2 of 3 people found the following review helpful
Groundbreaking and valuable addition to the literature of the Great War,
This review is from: The German Army on the Somme 1914-1916 (Hardcover)
Author Jack Sheldon has performed a real service to readers in providing a rare glimpse into the first-hand accounts, thoughts and actions of German soldiers of the Great War. For the first time the authentic voice of German veterans can be read by non-German speakers.
Expertly combining first-hand accounts, archival material, as well as large numbers of narratives from German regimental histories, the author weaves together the story of soldiers in combat using their own words.
The value of his writing transcends those interested in the German Army, to those, who reading about their own countries troops, would like to learn more about the men who fought, and often died, "on the other side of the hill."
One of the primary sources left to those researching the German Army of the Great War is the extensive series of regimental histories. With the destruction of the Heeresarchives in 1945, along with almost all official operations and unit files, these histories take on an importance which cannot be overstated. Author Jack Sheldon displays his expert knowledge of the sources with a comprehensive explanation of the use and limitations of the regimental histories. By careful cross checking of facts contained in archival files with those detailed in the regimental histories he demonstrates the fidelity of the regimental accounts.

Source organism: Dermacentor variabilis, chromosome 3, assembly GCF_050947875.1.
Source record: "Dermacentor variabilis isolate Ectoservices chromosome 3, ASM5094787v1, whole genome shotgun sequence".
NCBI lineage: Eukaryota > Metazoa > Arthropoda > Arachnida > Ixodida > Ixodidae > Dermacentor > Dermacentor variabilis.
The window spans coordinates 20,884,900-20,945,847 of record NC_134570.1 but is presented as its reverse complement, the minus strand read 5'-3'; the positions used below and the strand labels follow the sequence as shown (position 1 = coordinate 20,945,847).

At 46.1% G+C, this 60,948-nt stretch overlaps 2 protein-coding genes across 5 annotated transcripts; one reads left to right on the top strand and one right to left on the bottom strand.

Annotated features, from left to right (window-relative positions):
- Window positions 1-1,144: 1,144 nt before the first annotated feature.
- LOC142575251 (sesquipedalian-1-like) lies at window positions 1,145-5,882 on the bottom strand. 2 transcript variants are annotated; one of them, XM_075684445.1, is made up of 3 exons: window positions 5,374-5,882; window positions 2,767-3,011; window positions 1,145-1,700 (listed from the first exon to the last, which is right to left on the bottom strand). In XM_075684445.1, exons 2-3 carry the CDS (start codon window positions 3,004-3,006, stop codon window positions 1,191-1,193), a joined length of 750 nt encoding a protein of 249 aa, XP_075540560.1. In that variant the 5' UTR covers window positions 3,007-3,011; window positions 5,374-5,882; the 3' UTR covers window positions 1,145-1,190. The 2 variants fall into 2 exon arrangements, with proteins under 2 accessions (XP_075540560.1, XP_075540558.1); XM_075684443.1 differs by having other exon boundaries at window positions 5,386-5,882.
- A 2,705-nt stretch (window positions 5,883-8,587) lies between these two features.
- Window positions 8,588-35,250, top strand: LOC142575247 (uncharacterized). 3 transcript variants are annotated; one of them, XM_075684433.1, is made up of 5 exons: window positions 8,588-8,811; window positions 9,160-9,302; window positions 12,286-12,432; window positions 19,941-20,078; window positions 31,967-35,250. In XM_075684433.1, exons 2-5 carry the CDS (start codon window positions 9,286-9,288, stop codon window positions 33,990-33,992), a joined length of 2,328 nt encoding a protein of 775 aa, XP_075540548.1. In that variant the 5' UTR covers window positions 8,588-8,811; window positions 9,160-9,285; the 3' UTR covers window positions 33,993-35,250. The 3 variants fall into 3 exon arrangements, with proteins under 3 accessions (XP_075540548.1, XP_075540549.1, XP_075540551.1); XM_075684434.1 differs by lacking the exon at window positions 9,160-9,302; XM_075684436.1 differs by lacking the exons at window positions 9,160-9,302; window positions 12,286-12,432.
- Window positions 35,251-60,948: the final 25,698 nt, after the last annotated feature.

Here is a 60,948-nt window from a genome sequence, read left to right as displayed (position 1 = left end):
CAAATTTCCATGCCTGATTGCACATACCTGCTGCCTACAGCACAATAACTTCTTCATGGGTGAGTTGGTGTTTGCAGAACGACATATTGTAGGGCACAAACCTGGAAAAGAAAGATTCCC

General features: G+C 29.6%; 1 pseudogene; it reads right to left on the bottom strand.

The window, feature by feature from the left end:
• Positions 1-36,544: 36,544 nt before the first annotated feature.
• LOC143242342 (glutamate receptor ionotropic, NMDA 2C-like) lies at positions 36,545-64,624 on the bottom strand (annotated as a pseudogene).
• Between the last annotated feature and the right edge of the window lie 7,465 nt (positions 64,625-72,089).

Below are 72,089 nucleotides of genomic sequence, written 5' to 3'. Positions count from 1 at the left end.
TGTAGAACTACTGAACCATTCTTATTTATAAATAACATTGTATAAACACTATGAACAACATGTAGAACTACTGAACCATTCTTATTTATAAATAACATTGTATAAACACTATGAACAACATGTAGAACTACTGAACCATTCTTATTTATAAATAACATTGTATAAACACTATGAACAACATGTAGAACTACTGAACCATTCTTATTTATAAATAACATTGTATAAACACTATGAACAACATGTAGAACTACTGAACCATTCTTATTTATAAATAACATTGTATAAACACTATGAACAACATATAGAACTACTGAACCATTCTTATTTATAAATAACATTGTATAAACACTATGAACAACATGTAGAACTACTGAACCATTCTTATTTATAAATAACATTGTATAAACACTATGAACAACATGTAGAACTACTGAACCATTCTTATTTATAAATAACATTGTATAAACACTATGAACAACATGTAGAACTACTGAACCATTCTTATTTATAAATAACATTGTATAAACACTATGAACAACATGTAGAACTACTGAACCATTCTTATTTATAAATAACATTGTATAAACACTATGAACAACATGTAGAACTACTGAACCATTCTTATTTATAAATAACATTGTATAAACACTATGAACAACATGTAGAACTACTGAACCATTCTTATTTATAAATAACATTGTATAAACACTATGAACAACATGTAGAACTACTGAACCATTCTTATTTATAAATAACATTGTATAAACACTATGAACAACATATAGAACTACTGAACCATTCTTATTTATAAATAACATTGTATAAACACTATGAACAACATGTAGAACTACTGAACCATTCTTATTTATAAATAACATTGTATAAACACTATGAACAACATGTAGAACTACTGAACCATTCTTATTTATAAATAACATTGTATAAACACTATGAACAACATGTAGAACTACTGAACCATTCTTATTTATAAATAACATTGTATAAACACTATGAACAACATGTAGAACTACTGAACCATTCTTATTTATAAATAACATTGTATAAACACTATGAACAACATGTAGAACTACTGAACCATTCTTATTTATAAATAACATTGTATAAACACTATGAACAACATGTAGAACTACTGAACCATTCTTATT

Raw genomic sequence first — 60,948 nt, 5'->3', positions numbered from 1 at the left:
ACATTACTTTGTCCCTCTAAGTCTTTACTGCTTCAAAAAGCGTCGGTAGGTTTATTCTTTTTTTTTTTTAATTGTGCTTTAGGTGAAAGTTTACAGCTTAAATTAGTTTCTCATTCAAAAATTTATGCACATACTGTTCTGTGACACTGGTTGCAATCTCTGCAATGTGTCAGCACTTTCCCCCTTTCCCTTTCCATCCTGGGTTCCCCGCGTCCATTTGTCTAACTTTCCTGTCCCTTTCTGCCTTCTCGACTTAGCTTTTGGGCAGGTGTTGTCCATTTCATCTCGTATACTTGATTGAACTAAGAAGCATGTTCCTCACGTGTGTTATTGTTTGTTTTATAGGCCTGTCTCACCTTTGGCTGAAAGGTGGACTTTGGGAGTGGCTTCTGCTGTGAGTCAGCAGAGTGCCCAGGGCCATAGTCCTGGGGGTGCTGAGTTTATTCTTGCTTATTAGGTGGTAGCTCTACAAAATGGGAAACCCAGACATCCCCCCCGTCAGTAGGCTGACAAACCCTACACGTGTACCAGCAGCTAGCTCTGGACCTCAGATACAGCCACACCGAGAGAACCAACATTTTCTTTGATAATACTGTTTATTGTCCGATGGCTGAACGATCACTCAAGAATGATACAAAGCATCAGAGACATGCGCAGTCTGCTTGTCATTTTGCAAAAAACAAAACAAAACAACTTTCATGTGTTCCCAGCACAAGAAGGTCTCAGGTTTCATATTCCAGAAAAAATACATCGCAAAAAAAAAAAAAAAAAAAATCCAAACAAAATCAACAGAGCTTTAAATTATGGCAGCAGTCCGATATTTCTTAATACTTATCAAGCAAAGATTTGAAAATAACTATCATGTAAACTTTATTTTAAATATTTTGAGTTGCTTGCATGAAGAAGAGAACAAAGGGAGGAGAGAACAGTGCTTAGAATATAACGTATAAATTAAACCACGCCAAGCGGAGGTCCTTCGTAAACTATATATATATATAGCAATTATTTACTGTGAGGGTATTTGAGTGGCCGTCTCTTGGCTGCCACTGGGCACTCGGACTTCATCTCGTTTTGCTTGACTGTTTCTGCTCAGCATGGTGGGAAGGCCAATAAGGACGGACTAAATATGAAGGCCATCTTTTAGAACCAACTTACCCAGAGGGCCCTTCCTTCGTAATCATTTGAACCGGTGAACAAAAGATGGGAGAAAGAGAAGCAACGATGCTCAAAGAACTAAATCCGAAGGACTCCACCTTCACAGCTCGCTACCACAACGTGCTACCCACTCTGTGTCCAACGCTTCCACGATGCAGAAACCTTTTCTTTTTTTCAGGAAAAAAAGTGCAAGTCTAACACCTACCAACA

The primary purpose of the German regimental histories was for the veterans of the units themselves, and to maintain the traditions of units disbanded after the war. The actual writing of the regimental histories was undertaken by single authors or in some cases by regimental associations. With this in mind the author reminds us of the natural (and understandable) human tendency to put endeavors in their best light. It is worth noting that though the regimental histories were not written by the Reicharchivs, influence was exerted in the form of editorial agreements which potential authors had to sign to gain access to the all important unit files in the archives. This being said, it was also written guidance that failures of the unit could be written about honestly.
By explaining the value and limitations of the sources left to researchers of the German army in the war, the author clearly shows that his readers are in good hands.
In summary Jack Sheldon's books offer a valuable look into the up till now closed experience of the German soldier in the Great War. By his able writing and expert use of material he has provided a valuable resource to both students and experts of the Great War.